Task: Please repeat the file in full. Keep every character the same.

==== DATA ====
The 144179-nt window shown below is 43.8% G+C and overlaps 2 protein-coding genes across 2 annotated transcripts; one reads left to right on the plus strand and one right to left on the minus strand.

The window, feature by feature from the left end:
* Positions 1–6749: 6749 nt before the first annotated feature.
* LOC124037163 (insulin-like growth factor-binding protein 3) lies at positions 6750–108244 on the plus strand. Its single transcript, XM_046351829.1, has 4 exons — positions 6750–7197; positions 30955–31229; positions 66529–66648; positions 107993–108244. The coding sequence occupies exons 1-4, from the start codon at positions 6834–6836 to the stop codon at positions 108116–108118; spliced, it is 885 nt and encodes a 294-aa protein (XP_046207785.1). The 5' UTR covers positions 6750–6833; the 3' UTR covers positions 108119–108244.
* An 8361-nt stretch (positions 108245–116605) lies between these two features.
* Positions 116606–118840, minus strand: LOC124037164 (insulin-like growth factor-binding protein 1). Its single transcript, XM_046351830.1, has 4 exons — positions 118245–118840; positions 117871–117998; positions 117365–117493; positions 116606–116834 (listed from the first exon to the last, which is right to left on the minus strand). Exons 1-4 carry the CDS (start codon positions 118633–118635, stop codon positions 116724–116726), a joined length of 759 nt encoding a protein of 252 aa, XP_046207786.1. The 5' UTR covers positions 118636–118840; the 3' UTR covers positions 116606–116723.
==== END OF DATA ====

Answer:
The 144179-nt window shown below is 43.8% G+C and overlaps 2 protein-coding genes across 2 annotated transcripts; one reads left to right on the plus strand and one right to left on the minus strand.

The window, feature by feature from the left end:
* Positions 1–6749: 6749 nt before the first annotated feature.
* LOC124037163 (insulin-like growth factor-binding protein 3) lies at positions 6750–108244 on the plus strand. Its single transcript, XM_046351829.1, has 4 exons — positions 6750–7197; positions 30955–31229; positions 66529–66648; positions 107993–108244. The coding sequence occupies exons 1-4, from the start codon at positions 6834–6836 to the stop codon at positions 108116–108118; spliced, it is 885 nt and encodes a 294-aa protein (XP_046207785.1). The 5' UTR covers positions 6750–6833; the 3' UTR covers positions 108119–108244.
* An 8361-nt stretch (positions 108245–116605) lies between these two features.
* Positions 116606–118840, minus strand: LOC124037164 (insulin-like growth factor-binding protein 1). Its single transcript, XM_046351830.1, has 4 exons — positions 118245–118840; positions 117871–117998; positions 117365–117493; positions 116606–116834 (listed from the first exon to the last, which is right to left on the minus strand). Exons 1-4 carry the CDS (start codon positions 118633–118635, stop codon positions 116724–116726), a joined length of 759 nt encoding a protein of 252 aa, XP_046207786.1. The 5' UTR covers positions 118636–118840; the 3' UTR covers positions 116606–116723.